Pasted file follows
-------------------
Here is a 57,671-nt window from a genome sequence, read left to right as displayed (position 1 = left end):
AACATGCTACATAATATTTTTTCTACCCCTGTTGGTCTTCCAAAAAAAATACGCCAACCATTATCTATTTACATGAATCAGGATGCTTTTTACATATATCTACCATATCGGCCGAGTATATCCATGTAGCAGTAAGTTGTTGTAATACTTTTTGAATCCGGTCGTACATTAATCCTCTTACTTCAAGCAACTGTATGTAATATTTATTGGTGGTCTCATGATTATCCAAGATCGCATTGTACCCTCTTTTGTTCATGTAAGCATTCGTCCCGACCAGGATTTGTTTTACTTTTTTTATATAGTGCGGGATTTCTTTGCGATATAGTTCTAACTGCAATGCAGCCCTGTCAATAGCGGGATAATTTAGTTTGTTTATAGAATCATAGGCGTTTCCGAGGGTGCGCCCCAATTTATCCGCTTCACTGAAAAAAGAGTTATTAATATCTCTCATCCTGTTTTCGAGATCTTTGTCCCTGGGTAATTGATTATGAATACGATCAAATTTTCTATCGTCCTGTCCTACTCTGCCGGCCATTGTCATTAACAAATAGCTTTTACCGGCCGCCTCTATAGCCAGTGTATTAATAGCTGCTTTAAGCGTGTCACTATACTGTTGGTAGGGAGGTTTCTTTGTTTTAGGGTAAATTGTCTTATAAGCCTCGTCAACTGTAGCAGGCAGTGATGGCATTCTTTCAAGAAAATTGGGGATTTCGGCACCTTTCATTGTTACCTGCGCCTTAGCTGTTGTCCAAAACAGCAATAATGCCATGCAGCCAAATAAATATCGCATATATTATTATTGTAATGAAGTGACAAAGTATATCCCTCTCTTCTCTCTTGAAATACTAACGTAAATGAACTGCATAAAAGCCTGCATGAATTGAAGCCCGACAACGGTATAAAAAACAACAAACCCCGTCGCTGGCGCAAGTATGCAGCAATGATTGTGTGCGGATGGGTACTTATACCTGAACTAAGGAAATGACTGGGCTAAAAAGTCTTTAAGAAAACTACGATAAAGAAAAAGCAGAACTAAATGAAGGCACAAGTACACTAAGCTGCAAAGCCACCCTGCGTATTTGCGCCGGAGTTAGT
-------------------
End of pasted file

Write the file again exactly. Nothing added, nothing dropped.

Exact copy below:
Here is a 57,671-nt window from a genome sequence, read left to right as displayed (position 1 = left end):
AACATGCTACATAATATTTTTTCTACCCCTGTTGGTCTTCCAAAAAAAATACGCCAACCATTATCTATTTACATGAATCAGGATGCTTTTTACATATATCTACCATATCGGCCGAGTATATCCATGTAGCAGTAAGTTGTTGTAATACTTTTTGAATCCGGTCGTACATTAATCCTCTTACTTCAAGCAACTGTATGTAATATTTATTGGTGGTCTCATGATTATCCAAGATCGCATTGTACCCTCTTTTGTTCATGTAAGCATTCGTCCCGACCAGGATTTGTTTTACTTTTTTTATATAGTGCGGGATTTCTTTGCGATATAGTTCTAACTGCAATGCAGCCCTGTCAATAGCGGGATAATTTAGTTTGTTTATAGAATCATAGGCGTTTCCGAGGGTGCGCCCCAATTTATCCGCTTCACTGAAAAAAGAGTTATTAATATCTCTCATCCTGTTTTCGAGATCTTTGTCCCTGGGTAATTGATTATGAATACGATCAAATTTTCTATCGTCCTGTCCTACTCTGCCGGCCATTGTCATTAACAAATAGCTTTTACCGGCCGCCTCTATAGCCAGTGTATTAATAGCTGCTTTAAGCGTGTCACTATACTGTTGGTAGGGAGGTTTCTTTGTTTTAGGGTAAATTGTCTTATAAGCCTCGTCAACTGTAGCAGGCAGTGATGGCATTCTTTCAAGAAAATTGGGGATTTCGGCACCTTTCATTGTTACCTGCGCCTTAGCTGTTGTCCAAAACAGCAATAATGCCATGCAGCCAAATAAATATCGCATATATTATTATTGTAATGAAGTGACAAAGTATATCCCTCTCTTCTCTCTTGAAATACTAACGTAAATGAACTGCATAAAAGCCTGCATGAATTGAAGCCCGACAACGGTATAAAAAACAACAAACCCCGTCGCTGGCGCAAGTATGCAGCAATGATTGTGTGCGGATGGGTACTTATACCTGAACTAAGGAAATGACTGGGCTAAAAAGTCTTTAAGAAAACTACGATAAAGAAAAAGCAGAACTAAATGAAGGCACAAGTACACTAAGCTGCAAAGCCACCCTGCGTATTTGCGCCGGAGTTAGT